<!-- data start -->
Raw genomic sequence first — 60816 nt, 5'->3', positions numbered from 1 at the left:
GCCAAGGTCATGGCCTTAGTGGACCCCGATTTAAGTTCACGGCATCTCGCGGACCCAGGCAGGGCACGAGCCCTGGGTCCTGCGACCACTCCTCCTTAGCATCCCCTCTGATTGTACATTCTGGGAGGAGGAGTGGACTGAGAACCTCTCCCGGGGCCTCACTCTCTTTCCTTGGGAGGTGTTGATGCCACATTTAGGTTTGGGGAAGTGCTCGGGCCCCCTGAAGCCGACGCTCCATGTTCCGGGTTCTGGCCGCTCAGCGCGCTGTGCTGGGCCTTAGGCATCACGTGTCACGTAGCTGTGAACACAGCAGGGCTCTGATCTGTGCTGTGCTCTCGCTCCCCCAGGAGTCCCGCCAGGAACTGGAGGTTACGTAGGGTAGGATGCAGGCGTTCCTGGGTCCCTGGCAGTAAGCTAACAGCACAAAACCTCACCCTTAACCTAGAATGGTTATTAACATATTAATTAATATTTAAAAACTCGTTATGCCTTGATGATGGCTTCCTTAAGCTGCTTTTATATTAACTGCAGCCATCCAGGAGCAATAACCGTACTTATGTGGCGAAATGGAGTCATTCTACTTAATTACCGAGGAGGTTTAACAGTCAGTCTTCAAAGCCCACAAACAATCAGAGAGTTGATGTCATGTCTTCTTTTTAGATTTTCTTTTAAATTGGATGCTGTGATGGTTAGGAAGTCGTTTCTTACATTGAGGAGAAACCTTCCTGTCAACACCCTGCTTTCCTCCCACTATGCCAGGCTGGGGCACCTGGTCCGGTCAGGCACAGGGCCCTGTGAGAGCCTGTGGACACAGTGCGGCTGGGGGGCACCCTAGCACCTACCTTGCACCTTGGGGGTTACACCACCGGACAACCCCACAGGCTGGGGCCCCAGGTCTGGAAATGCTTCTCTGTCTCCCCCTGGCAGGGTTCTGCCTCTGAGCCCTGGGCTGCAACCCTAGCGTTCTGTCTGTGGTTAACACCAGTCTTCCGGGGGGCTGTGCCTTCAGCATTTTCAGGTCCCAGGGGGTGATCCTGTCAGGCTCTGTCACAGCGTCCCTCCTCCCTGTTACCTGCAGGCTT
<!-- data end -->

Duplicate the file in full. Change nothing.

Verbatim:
Raw genomic sequence first — 60816 nt, 5'->3', positions numbered from 1 at the left:
GCCAAGGTCATGGCCTTAGTGGACCCCGATTTAAGTTCACGGCATCTCGCGGACCCAGGCAGGGCACGAGCCCTGGGTCCTGCGACCACTCCTCCTTAGCATCCCCTCTGATTGTACATTCTGGGAGGAGGAGTGGACTGAGAACCTCTCCCGGGGCCTCACTCTCTTTCCTTGGGAGGTGTTGATGCCACATTTAGGTTTGGGGAAGTGCTCGGGCCCCCTGAAGCCGACGCTCCATGTTCCGGGTTCTGGCCGCTCAGCGCGCTGTGCTGGGCCTTAGGCATCACGTGTCACGTAGCTGTGAACACAGCAGGGCTCTGATCTGTGCTGTGCTCTCGCTCCCCCAGGAGTCCCGCCAGGAACTGGAGGTTACGTAGGGTAGGATGCAGGCGTTCCTGGGTCCCTGGCAGTAAGCTAACAGCACAAAACCTCACCCTTAACCTAGAATGGTTATTAACATATTAATTAATATTTAAAAACTCGTTATGCCTTGATGATGGCTTCCTTAAGCTGCTTTTATATTAACTGCAGCCATCCAGGAGCAATAACCGTACTTATGTGGCGAAATGGAGTCATTCTACTTAATTACCGAGGAGGTTTAACAGTCAGTCTTCAAAGCCCACAAACAATCAGAGAGTTGATGTCATGTCTTCTTTTTAGATTTTCTTTTAAATTGGATGCTGTGATGGTTAGGAAGTCGTTTCTTACATTGAGGAGAAACCTTCCTGTCAACACCCTGCTTTCCTCCCACTATGCCAGGCTGGGGCACCTGGTCCGGTCAGGCACAGGGCCCTGTGAGAGCCTGTGGACACAGTGCGGCTGGGGGGCACCCTAGCACCTACCTTGCACCTTGGGGGTTACACCACCGGACAACCCCACAGGCTGGGGCCCCAGGTCTGGAAATGCTTCTCTGTCTCCCCCTGGCAGGGTTCTGCCTCTGAGCCCTGGGCTGCAACCCTAGCGTTCTGTCTGTGGTTAACACCAGTCTTCCGGGGGGCTGTGCCTTCAGCATTTTCAGGTCCCAGGGGGTGATCCTGTCAGGCTCTGTCACAGCGTCCCTCCTCCCTGTTACCTGCAGGCTT